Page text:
Today is my son's first birthday—happy birthday, baby boy. We spent the morning marveling at our wobbling, babbling, chubby-legged fellow, and at how fast the time has gone and at how far we've all come in the last year. This afternoon there will be presents and cake and photos and fun. But for now, in the spirit of blogger self-indulgence, I'm going to make it about me.
Parenthood is something I always figured I'd enter into later in life, if at all. Although I knew it would be enriching in many ways, I assumed it would be limiting in others, a sort of wing-clipping, and I wasn't ready for that in my 20s or early (or even mid) 30s.
I've been reflecting this morning on how my first year of motherhood has changed me. I can report that life is definitely not what it was before my son was born, and so far, that's overwhelmingly a good thing.
I have broadened, rather than narrowed, my social circle.
When you have a baby, you get to know a lot of other moms, just as when you have a dog, you get to know a lot of dog owners, and, to steal a line from a friend, if you have a beer, you get to know a lot of drinkers. I’ve always considered “mommy friends” a pejorative term, and envisioned a social life reduced to discussions of feeding schedules and diaper rash cures. And I was not entirely wrong: I have met a lot of other moms, and we do discuss these things, but it’s anything but dull. And at the risk of getting all mommies are people on you, among the moms I’ve met over the last year is a program director for a major Amsterdam classical music venue, a project manager for a development consultancy, and a clothing designer with her own line at an international firm. The pram may be the icebreaker, but what I have to discuss with and learn from the mom friends I’ve made goes far beyond that.
I am becoming more interesting, or at least I'm trying.
One of my first jobs was with a San Francisco-based book publisher. As each weekend approached, the kitchen bulletin board would be covered in flyers inviting staff to various events involving my creative genius colleagues: so-and-so would be reading from his book of haikus this Friday, such-and-such would be performing in a musical Saturday night. It made me feel so dull, having nothing to counter with but that I’d be sitting on my ass drinking beer all weekend. Pregnancy and motherhood have forced me to broaden my horizons, in part because I don't want my son to think I’m useless, but also because you have to get more inventive with how you spend your time when you can’t just hang out at the pub. You also have more hours in the day. For example, before my son was born, 9 am on Saturday was technically a time, but it went largely unseen and unused. Now it’s when I am available for coffee or yoga. I was inspired to do more in the last year, including participating in a writing group, a cooking class, a belly dance workshop, and intensive Dutch study, as well as earning my first by-lines as a freelance journalist.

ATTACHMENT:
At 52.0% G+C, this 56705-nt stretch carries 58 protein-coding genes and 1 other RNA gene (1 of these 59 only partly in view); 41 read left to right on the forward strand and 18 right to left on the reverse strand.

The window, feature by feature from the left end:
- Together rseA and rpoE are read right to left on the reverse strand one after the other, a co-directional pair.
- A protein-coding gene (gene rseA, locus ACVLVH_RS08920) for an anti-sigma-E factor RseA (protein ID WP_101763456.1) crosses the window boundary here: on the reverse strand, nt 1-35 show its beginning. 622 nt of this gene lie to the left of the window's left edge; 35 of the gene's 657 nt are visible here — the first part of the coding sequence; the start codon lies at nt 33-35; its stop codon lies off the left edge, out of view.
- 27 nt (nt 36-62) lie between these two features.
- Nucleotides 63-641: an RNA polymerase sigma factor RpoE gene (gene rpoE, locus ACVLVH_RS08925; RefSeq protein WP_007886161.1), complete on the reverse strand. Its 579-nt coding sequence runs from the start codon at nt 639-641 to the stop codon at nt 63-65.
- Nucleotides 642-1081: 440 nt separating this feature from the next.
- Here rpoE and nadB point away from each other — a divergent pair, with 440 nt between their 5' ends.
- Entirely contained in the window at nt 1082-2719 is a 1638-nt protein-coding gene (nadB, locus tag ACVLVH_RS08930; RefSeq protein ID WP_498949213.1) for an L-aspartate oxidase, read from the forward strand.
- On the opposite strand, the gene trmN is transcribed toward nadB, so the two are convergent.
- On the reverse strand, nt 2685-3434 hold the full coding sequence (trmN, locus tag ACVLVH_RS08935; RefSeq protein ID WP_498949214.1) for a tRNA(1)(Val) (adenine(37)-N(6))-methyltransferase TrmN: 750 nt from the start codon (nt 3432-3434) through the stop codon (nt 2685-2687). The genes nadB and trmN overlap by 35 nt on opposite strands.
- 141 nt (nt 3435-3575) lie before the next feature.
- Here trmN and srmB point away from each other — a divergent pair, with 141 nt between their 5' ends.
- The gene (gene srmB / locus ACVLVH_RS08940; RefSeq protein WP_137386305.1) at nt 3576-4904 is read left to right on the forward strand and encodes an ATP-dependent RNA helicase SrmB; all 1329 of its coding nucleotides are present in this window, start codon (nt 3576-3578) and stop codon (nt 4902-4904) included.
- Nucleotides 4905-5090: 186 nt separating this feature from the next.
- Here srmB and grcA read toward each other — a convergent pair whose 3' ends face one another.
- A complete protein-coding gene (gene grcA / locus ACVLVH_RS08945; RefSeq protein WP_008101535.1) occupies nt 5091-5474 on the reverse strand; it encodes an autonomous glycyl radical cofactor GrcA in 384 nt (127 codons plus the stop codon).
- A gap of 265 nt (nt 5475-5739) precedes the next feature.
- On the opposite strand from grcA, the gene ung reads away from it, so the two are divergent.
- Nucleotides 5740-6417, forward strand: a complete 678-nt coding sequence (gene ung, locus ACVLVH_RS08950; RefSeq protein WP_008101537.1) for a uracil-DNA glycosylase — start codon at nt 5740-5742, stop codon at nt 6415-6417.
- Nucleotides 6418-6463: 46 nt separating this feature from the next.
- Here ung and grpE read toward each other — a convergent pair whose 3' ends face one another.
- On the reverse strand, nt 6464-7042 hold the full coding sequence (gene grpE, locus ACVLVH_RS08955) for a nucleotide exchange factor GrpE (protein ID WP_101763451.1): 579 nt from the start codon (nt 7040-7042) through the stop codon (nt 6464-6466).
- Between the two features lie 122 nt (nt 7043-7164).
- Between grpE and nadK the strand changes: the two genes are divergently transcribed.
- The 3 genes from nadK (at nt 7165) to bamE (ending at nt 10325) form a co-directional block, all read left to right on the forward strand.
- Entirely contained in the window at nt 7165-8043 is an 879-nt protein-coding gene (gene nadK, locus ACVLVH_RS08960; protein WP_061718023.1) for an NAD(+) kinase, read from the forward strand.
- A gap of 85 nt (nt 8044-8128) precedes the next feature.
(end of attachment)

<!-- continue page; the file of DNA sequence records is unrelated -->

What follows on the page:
I sleep better.
As a night owl with a day job and an enthusiasm for the, shall we say, café culture, I have never been a good sleeper. Everyone says that parenthood is the death of sleep, but for me, I’ve never been so well rested—probably because I've never been so genuinely tired at the end of the day. I always worked a lot and I always worked hard, but work was really all I had to do. Now I have just four hours of baby-free time to work each morning, and I am far more focused and efficient. Afternoons with my son aren’t billable, but they are no less busy, especially with a child who thinks naps are for suckers. I am grateful that I can divide my days between work and motherhood, and I try to do both at full capacity. It’s tiring, in a satisfying way. And while I used to struggle to wind down at night, there’s no tossing and turning now, only deep, lovely sleep.
I am a better partner.
I learned a lot from my divorce, including that successful relationships rely on accountability as much as romance. Most divorces are not sudden—every action strengthens or weakens a relationship, and before reaching a crescendo of inelegance and despair, a failing marriage begins its demise with subtle apathy. You stay up late watching TV by yourself. You leave your dishes in the sink. You cancel weekend plans to catch up on work. Not occasionally but most of the time. I love my Irish fella, and we are plenty romantic. But some of the best ways to show your appreciation for your partner are completely void of passion, like scrubbing the toilet because it’s your turn, or turning off your laptop to engage in what’s going on around you rather than feel irritated by it. That we are now parents makes it all the more important that we be strong as a couple. The Irish fella and I both love a boy whose life we want to make great, and we adore being parents so much we’re having another baby. But at the core of our family is our partnership, and not wanting that to fail makes my priorities clear.